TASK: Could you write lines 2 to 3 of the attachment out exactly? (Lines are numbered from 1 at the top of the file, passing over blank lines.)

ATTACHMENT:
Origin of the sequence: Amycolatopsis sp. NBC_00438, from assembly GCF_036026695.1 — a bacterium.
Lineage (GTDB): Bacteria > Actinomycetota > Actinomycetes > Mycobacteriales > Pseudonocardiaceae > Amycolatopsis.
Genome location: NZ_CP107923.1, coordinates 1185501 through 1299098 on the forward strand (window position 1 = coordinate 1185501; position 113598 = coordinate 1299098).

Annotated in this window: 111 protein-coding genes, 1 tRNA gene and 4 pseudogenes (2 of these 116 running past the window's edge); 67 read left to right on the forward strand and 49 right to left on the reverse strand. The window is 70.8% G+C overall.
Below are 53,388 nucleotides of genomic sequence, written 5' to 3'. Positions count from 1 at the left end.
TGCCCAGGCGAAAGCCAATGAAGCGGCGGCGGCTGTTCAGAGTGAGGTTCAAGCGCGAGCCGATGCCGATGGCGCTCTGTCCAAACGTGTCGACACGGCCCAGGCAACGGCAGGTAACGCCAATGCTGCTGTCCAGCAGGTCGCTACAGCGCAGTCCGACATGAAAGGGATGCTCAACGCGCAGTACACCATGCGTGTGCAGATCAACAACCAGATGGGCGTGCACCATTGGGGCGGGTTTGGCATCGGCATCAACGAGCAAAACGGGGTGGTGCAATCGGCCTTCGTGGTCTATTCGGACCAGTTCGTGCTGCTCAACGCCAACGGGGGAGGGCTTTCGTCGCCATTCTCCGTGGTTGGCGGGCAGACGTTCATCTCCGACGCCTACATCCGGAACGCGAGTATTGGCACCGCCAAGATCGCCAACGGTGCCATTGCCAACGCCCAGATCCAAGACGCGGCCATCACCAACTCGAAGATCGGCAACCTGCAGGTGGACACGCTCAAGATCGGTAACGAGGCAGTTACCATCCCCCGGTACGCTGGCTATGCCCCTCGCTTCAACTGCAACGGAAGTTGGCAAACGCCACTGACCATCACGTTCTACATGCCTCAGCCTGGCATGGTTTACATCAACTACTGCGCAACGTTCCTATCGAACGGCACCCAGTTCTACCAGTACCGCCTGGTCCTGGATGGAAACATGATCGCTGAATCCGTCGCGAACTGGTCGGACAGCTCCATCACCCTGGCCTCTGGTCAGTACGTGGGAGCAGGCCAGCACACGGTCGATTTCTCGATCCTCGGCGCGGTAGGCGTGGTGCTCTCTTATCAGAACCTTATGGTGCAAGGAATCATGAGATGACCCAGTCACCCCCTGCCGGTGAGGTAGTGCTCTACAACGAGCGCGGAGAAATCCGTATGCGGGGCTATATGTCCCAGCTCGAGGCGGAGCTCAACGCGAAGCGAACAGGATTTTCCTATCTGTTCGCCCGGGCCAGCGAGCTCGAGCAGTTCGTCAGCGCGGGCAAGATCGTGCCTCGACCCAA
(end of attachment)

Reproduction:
Lineage (GTDB): Bacteria > Actinomycetota > Actinomycetes > Mycobacteriales > Pseudonocardiaceae > Amycolatopsis.
Genome location: NZ_CP107923.1, coordinates 1185501 through 1299098 on the forward strand (window position 1 = coordinate 1185501; position 113598 = coordinate 1299098).